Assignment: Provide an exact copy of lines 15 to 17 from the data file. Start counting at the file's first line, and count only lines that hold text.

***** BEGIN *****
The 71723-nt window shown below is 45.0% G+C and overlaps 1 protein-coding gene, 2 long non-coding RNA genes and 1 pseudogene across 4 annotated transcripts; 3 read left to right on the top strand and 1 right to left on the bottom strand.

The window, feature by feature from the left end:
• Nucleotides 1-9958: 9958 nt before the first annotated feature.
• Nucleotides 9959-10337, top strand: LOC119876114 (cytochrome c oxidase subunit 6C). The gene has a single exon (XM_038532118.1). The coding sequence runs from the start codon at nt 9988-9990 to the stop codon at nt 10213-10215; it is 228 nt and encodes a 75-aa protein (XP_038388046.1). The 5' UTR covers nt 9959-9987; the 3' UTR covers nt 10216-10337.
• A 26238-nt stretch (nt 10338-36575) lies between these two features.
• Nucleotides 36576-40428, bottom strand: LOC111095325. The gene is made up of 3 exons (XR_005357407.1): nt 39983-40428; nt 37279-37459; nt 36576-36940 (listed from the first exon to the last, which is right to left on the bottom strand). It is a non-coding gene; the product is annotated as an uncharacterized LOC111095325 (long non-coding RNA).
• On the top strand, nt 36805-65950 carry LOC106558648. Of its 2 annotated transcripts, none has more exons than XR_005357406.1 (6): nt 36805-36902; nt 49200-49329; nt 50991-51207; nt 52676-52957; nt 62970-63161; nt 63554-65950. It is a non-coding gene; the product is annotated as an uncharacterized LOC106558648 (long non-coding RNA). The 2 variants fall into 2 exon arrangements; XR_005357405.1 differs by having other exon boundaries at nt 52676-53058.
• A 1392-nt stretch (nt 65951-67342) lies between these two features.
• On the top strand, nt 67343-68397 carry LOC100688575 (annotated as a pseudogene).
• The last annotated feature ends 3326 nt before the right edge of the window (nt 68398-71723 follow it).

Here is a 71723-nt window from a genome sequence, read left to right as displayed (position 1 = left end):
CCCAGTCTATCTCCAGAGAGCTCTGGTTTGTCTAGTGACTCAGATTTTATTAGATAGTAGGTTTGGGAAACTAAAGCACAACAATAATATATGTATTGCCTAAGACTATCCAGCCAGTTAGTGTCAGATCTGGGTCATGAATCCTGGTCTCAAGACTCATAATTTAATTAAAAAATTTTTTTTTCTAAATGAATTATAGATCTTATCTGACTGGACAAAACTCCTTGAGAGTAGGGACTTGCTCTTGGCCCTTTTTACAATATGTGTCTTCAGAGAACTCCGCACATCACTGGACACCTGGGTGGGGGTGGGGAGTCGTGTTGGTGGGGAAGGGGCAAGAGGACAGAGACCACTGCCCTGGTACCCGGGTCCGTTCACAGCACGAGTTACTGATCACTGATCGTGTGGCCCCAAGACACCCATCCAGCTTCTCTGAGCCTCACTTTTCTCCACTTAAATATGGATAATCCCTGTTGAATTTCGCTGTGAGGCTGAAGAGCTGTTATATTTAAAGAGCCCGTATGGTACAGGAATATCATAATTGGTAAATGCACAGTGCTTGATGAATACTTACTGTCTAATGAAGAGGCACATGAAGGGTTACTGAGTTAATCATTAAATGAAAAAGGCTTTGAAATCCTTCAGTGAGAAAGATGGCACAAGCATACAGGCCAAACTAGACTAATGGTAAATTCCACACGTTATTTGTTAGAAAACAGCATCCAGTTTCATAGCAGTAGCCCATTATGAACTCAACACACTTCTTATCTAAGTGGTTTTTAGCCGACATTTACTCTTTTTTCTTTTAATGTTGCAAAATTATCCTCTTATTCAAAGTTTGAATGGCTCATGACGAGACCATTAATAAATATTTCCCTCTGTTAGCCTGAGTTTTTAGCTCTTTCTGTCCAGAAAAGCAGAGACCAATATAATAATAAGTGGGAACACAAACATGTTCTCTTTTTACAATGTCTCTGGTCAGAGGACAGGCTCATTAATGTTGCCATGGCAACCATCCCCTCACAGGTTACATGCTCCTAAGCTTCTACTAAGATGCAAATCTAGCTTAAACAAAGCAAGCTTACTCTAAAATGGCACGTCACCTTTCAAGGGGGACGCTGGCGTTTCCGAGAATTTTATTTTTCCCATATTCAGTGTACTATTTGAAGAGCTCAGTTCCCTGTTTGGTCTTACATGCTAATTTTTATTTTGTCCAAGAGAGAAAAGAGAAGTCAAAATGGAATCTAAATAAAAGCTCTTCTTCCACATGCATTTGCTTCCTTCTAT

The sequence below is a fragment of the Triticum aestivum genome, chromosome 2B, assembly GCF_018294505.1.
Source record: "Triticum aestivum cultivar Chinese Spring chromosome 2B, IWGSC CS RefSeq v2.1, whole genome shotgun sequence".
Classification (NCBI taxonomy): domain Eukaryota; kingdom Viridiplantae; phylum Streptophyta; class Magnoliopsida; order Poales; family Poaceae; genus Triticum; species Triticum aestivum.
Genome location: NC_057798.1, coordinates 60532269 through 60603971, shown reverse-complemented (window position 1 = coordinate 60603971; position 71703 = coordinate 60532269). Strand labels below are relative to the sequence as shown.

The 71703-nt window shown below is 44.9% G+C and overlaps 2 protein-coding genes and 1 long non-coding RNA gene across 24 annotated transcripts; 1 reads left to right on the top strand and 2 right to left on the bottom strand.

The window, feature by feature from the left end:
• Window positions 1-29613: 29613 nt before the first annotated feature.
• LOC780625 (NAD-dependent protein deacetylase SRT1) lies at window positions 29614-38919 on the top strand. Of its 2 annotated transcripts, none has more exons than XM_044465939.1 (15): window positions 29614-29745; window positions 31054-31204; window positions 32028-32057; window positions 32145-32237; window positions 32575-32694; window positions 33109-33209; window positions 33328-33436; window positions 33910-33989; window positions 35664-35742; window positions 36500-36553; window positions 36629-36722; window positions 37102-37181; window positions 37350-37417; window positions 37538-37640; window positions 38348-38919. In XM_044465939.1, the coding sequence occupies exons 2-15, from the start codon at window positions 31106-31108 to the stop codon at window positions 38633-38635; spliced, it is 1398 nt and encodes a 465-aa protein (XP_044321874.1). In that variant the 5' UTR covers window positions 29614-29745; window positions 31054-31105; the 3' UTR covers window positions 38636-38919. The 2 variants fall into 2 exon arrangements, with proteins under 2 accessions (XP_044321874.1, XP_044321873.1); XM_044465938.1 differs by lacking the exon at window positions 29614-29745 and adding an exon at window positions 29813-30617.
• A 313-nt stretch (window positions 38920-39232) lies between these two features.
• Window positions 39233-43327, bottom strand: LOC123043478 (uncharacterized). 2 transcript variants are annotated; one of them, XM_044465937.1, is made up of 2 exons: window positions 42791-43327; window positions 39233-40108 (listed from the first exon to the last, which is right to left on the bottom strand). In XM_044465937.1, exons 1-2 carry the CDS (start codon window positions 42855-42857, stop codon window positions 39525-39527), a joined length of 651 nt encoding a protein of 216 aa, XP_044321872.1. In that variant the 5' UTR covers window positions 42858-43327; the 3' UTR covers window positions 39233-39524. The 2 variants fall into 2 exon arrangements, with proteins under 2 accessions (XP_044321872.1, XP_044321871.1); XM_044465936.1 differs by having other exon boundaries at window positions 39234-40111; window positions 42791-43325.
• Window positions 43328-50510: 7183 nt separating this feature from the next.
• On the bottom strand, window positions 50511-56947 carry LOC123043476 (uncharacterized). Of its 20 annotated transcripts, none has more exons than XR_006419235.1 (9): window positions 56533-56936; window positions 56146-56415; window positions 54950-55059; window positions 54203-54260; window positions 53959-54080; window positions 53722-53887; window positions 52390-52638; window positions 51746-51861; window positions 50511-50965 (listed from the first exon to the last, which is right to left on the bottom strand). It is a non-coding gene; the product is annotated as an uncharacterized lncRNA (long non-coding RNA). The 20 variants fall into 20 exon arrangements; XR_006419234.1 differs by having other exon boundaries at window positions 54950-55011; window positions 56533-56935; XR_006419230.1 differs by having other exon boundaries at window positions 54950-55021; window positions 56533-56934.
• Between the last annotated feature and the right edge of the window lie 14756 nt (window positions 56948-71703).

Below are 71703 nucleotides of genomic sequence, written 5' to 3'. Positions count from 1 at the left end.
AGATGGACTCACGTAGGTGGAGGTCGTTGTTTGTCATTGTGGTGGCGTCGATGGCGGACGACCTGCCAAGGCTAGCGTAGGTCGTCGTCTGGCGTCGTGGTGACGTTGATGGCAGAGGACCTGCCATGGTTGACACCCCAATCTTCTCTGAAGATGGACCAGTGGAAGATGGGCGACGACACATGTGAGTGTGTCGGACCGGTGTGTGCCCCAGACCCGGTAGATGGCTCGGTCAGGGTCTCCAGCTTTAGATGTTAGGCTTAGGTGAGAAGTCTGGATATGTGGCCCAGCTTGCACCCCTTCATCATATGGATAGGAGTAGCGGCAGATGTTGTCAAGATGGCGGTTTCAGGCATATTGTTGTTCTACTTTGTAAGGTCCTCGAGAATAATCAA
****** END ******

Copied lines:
Classification (NCBI taxonomy): domain Eukaryota; kingdom Viridiplantae; phylum Streptophyta; class Magnoliopsida; order Poales; family Poaceae; genus Triticum; species Triticum aestivum.
Genome location: NC_057798.1, coordinates 60532269 through 60603971, shown reverse-complemented (window position 1 = coordinate 60603971; position 71703 = coordinate 60532269). Strand labels below are relative to the sequence as shown.

The 71703-nt window shown below is 44.9% G+C and overlaps 2 protein-coding genes and 1 long non-coding RNA gene across 24 annotated transcripts; 1 reads left to right on the top strand and 2 right to left on the bottom strand.